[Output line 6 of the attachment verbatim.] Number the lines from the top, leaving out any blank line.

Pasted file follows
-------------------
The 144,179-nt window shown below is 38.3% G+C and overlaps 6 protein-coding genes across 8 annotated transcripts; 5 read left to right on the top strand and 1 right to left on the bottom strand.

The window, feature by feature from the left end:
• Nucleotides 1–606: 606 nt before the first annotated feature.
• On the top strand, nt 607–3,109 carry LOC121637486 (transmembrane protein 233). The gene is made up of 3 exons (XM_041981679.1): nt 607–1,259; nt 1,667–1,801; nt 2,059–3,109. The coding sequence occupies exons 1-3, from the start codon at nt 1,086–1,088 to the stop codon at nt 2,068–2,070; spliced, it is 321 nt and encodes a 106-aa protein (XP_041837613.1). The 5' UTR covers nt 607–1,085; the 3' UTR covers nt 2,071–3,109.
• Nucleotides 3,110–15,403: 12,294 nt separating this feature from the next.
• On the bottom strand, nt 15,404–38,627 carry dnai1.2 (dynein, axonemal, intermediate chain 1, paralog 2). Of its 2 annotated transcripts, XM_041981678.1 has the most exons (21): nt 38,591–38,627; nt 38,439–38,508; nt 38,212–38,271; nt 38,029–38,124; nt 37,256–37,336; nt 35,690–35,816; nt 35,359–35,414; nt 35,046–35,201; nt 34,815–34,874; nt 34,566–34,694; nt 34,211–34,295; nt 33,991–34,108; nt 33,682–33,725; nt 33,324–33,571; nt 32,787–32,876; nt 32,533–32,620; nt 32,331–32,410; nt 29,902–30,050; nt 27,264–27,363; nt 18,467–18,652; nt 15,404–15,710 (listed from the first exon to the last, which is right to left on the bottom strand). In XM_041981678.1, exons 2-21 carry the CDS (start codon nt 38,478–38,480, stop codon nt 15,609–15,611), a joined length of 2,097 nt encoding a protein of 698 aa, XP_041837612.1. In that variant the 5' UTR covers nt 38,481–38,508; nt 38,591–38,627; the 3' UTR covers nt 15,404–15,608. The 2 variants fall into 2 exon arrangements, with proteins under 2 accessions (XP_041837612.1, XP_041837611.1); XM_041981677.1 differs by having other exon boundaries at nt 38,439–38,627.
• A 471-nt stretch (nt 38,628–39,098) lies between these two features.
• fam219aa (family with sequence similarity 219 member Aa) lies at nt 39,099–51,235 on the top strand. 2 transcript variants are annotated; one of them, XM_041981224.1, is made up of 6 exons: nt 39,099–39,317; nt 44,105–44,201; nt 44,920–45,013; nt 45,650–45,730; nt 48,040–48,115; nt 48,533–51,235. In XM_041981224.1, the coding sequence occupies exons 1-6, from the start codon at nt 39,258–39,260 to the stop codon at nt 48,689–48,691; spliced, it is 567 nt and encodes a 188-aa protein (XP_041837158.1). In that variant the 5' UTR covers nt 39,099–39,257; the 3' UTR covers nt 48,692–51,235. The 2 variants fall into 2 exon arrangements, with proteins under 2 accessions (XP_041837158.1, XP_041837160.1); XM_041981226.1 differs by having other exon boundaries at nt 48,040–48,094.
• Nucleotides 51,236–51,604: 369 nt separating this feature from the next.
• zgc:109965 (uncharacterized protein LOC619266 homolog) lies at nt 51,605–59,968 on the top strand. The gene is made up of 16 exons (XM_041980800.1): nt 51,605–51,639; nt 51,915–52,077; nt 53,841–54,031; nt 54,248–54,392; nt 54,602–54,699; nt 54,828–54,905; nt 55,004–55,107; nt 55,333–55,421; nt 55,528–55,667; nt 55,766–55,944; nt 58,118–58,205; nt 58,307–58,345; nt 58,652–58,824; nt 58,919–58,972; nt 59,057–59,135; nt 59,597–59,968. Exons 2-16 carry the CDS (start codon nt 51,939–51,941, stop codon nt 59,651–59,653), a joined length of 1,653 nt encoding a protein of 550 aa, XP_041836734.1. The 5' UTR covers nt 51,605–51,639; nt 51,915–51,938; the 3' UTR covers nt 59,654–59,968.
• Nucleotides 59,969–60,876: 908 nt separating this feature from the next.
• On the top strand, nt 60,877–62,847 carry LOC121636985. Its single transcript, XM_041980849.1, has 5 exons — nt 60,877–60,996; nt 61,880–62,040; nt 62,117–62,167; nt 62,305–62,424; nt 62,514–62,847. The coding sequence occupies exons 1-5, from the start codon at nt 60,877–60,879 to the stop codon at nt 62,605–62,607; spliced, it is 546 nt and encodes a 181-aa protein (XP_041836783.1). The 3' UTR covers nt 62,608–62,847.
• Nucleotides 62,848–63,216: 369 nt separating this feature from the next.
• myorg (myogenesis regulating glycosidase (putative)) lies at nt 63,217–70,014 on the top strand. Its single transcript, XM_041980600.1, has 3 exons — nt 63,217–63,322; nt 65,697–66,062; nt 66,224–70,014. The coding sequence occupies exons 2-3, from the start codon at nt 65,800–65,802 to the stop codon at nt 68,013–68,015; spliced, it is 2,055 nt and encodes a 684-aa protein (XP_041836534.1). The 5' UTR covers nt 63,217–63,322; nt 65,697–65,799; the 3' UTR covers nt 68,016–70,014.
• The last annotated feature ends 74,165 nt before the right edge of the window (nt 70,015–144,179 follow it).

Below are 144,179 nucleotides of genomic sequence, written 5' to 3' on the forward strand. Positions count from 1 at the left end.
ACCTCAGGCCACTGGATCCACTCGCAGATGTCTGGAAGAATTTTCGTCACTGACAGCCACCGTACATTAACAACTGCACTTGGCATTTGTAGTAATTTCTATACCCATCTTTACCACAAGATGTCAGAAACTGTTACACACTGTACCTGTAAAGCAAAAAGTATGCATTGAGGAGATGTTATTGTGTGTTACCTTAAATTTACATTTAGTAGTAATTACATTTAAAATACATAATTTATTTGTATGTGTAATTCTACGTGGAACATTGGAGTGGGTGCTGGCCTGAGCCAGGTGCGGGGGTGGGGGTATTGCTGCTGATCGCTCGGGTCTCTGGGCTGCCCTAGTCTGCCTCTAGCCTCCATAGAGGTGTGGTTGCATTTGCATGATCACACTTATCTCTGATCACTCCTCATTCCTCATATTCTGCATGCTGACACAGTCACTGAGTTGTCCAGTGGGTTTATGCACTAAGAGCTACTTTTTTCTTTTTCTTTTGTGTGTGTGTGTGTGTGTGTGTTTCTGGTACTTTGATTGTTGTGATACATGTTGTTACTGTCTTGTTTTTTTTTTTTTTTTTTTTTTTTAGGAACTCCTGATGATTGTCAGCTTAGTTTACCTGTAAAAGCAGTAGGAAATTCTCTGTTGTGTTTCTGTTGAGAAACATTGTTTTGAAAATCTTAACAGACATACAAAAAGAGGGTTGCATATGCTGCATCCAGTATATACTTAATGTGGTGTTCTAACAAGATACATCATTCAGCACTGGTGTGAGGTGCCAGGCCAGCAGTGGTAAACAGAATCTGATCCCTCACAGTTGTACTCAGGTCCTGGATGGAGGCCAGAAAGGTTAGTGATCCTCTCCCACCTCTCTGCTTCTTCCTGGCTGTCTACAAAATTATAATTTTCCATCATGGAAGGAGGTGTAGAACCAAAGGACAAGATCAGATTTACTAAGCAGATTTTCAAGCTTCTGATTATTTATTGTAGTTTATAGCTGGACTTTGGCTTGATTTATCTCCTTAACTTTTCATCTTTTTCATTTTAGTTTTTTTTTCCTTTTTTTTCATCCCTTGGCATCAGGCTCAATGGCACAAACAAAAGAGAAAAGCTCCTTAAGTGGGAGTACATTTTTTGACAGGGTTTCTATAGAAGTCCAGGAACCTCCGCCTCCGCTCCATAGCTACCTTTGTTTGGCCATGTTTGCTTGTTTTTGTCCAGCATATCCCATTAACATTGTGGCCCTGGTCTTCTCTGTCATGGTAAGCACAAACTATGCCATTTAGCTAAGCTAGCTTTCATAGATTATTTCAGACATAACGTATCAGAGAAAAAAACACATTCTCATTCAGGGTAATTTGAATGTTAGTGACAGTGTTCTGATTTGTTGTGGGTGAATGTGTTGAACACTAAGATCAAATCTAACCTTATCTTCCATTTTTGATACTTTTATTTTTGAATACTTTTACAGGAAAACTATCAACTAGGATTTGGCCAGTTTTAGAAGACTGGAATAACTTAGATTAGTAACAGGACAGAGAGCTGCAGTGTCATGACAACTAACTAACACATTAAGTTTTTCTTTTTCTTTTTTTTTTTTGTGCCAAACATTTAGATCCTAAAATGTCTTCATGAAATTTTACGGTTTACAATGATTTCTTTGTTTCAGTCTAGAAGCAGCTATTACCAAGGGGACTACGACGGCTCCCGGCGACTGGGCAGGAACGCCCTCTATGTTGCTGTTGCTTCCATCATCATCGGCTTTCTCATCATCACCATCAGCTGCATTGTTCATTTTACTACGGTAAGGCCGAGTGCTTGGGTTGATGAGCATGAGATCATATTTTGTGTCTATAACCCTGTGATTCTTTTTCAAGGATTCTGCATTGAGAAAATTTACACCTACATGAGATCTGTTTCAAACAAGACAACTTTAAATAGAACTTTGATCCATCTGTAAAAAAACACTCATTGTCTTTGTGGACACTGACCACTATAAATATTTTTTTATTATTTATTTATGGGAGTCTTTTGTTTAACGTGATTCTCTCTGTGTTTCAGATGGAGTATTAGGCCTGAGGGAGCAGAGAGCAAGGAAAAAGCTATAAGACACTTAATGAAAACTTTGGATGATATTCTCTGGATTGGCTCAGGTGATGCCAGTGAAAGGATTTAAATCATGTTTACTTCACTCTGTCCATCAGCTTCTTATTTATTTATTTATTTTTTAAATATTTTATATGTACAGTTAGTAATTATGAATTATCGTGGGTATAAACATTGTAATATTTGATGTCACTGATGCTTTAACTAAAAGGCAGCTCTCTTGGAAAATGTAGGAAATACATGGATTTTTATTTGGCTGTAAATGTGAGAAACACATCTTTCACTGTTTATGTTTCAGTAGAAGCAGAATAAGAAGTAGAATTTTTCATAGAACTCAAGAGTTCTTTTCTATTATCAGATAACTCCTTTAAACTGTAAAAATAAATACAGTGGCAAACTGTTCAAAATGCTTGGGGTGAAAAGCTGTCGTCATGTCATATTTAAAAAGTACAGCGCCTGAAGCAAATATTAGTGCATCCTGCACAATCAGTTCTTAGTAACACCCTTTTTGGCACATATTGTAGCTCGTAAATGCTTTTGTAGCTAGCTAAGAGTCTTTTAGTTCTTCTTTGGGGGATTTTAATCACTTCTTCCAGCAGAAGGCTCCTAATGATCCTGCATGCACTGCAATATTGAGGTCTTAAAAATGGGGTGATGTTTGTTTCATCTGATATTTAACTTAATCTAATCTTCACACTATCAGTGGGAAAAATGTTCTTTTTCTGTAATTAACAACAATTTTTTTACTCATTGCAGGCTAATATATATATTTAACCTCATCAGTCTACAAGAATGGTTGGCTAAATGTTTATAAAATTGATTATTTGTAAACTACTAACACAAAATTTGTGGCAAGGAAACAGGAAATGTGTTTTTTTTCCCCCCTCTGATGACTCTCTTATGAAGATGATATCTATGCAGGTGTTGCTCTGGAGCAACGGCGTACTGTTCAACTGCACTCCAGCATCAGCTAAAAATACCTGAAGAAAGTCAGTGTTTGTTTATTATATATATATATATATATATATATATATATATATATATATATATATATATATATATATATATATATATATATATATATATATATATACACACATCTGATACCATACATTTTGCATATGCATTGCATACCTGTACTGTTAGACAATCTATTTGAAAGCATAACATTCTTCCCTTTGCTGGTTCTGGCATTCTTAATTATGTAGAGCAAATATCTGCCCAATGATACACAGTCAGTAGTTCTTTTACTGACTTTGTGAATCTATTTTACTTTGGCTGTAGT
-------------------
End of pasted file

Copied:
• On the bottom strand, nt 15,404–38,627 carry dnai1.2 (dynein, axonemal, intermediate chain 1, paralog 2). Of its 2 annotated transcripts, XM_041981678.1 has the most exons (21): nt 38,591–38,627; nt 38,439–38,508; nt 38,212–38,271; nt 38,029–38,124; nt 37,256–37,336; nt 35,690–35,816; nt 35,359–35,414; nt 35,046–35,201; nt 34,815–34,874; nt 34,566–34,694; nt 34,211–34,295; nt 33,991–34,108; nt 33,682–33,725; nt 33,324–33,571; nt 32,787–32,876; nt 32,533–32,620; nt 32,331–32,410; nt 29,902–30,050; nt 27,264–27,363; nt 18,467–18,652; nt 15,404–15,710 (listed from the first exon to the last, which is right to left on the bottom strand). In XM_041981678.1, exons 2-21 carry the CDS (start codon nt 38,478–38,480, stop codon nt 15,609–15,611), a joined length of 2,097 nt encoding a protein of 698 aa, XP_041837612.1. In that variant the 5' UTR covers nt 38,481–38,508; nt 38,591–38,627; the 3' UTR covers nt 15,404–15,608. The 2 variants fall into 2 exon arrangements, with proteins under 2 accessions (XP_041837612.1, XP_041837611.1); XM_041981677.1 differs by having other exon boundaries at nt 38,439–38,627.